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# Selective flattening of a Python list

Suppose I have a list containing (among other things) sublists of different types:

[1, 2, [3, 4], {5, 6}]

that I'd like to flatten in a selective way, depending on the type of its elements (i.e. I'd like to only flatten sets, and leave the rest unflattened):

[1, 2, [3, 4], 5, 6]

My current solution is a function, but just for my intellectual curiosity, I wonder if it's possible to do it with a single list comprehension?

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Flattening out the set seems a little funny for a lot of applications since the ordering will be arbitrary (and lists are ordered). – mgilson Oct 26 '12 at 17:30
I totally agree about that, and I gave the issue some thought, but it turns that in my application, this is not an issue. – cjauvin Oct 26 '12 at 17:34

List comprehensions aren't designed for flattening (since they don't have a way to combine the values corresponding to multiple input items).

While you can get around this with nested list comprehensions, this requires each element in your top level list to be iterable.

Honestly, just use a function for this. It's the cleanest way.

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I don't undersdand what you mean by "LC is not designed for flattening": what about the [item for sublist in l for item in sublist] pattern? – cjauvin Oct 26 '12 at 17:14
@cjauvin: The problem here is that the second for item in sublist part requires that the sublists actually be iterable, which isn't the case for the 1 and 2 elements in your collection. To get around this, you have to create single-element iterables out of your scalar elements—which is doable, as senderie shows, but it's questionable whether it's something you should do. – abarnert Oct 26 '12 at 17:27
@cjauvin It's not designed for general-purpose flattening (e.g. flattening things with arbitrary nesting levels). It can be used to transform a consistently N-dimensional set of nested lists into a flat list, but it can't handle a varying-dimensional set of nested lists. – Amber Oct 26 '12 at 17:31

Amber is probably right that a function is preferable for something like this. On the other hand, there's always room for a little variation. I'm assuming the nesting is never more than one level deep -- if it is ever more than one level deep, then you should definitely prefer a function for this. But if not, this is a potentially viable approach.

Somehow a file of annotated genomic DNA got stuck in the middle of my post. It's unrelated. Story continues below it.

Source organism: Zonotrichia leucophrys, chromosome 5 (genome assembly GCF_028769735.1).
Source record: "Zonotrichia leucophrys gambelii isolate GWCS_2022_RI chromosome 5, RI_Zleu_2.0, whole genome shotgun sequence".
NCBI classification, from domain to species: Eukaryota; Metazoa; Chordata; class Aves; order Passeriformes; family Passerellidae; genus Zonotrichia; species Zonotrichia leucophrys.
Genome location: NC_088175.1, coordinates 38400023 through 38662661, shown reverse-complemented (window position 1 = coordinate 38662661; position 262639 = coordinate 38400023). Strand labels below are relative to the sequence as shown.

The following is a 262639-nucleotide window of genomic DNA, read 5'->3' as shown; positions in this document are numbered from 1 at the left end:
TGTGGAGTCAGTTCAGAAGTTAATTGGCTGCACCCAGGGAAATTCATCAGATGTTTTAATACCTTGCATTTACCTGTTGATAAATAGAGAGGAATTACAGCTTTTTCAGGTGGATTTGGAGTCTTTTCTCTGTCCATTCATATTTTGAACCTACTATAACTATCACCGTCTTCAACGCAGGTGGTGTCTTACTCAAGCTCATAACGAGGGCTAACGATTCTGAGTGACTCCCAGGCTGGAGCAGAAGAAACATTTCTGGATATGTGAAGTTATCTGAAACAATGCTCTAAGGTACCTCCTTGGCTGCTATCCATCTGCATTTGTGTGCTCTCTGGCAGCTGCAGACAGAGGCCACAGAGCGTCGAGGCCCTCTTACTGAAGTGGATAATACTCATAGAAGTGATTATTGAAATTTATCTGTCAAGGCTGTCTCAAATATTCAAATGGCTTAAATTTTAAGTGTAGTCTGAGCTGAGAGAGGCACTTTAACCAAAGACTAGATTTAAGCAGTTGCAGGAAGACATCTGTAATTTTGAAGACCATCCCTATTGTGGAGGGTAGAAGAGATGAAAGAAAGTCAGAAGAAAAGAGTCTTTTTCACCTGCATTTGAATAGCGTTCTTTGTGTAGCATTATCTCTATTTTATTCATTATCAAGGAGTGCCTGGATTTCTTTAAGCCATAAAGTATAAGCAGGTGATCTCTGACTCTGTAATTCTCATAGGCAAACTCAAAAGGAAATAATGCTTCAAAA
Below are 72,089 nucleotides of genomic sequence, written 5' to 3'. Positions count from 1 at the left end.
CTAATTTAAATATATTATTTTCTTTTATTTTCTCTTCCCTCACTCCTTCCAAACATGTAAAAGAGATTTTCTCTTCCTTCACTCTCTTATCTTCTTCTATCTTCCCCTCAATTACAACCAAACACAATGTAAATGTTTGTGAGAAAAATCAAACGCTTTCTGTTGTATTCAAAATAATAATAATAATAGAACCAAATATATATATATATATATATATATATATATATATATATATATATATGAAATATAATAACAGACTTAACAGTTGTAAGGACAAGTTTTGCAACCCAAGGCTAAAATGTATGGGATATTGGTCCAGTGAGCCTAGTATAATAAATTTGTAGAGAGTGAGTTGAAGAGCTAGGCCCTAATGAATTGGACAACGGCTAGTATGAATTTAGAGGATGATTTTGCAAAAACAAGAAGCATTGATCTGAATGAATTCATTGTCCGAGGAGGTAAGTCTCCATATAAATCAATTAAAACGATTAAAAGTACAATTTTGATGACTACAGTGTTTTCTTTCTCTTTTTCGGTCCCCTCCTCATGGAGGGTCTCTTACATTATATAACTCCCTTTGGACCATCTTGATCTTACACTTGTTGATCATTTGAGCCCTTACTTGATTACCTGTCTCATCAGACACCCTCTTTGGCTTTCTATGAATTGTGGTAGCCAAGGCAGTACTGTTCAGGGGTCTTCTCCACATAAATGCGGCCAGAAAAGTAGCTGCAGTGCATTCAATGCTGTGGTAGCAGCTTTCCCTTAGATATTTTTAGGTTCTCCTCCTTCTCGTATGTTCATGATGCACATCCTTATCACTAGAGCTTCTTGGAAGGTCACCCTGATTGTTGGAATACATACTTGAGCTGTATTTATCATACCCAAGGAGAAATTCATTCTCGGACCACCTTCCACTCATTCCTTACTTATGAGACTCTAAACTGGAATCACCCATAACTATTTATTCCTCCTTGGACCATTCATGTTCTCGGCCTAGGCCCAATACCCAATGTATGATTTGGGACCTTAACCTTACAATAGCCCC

>>> from itertools import chain
>>> from collections import Set
>>> list(chain.from_iterable(x if isinstance(x, Set) else (x,) for x in l))
[1, 2, [3, 4], 5, 6]

The non-itertools way to do this would involve nested list comprehensions. Better to break that into two lines:

>>> packaged = (x if isinstance(x, collections.Set) else (x,) for x in l)
>>> [x for y in packaged for x in y]
[1, 2, [3, 4], 5, 6]

I don't have a strong intuition about whether either of these would be faster or slower than a straightforward function. These create lots of singleton tuples -- that's kind of a waste -- but they also happen at LC speed, which is usually pretty good.

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Thanks, that's nice solution. Now I have the troublesome issue of deciding which answer to accept.. Amber's opinion that it should be a function (to which I fully agree), or yours, that demonstrates that it's a least possible, which was my initial question.. – cjauvin Oct 26 '12 at 17:27
Well, this one doesn't actually show how do it in a single comprehension; it shows how to do it in an itertools.chain plus a generator expression or a comprehension plus a generator expression… But I think it does show enough that turning it into a nested comprehension is a pretty easy exercise for the reader, so I gave it a +1. – abarnert Oct 26 '12 at 17:29
Well, I certainly won't be offended if you accept Amber's. It's probably the better answer all things considered. – senderle Oct 26 '12 at 17:30

You can use flatten function from funcy library:

from funcy import flatten, isa

flat_list = flatten(your_list, follow=isa(set))

You can also peek at its implementation.

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+1 for the reference to funcy, which seems quite nice – cjauvin Jun 4 '14 at 15:51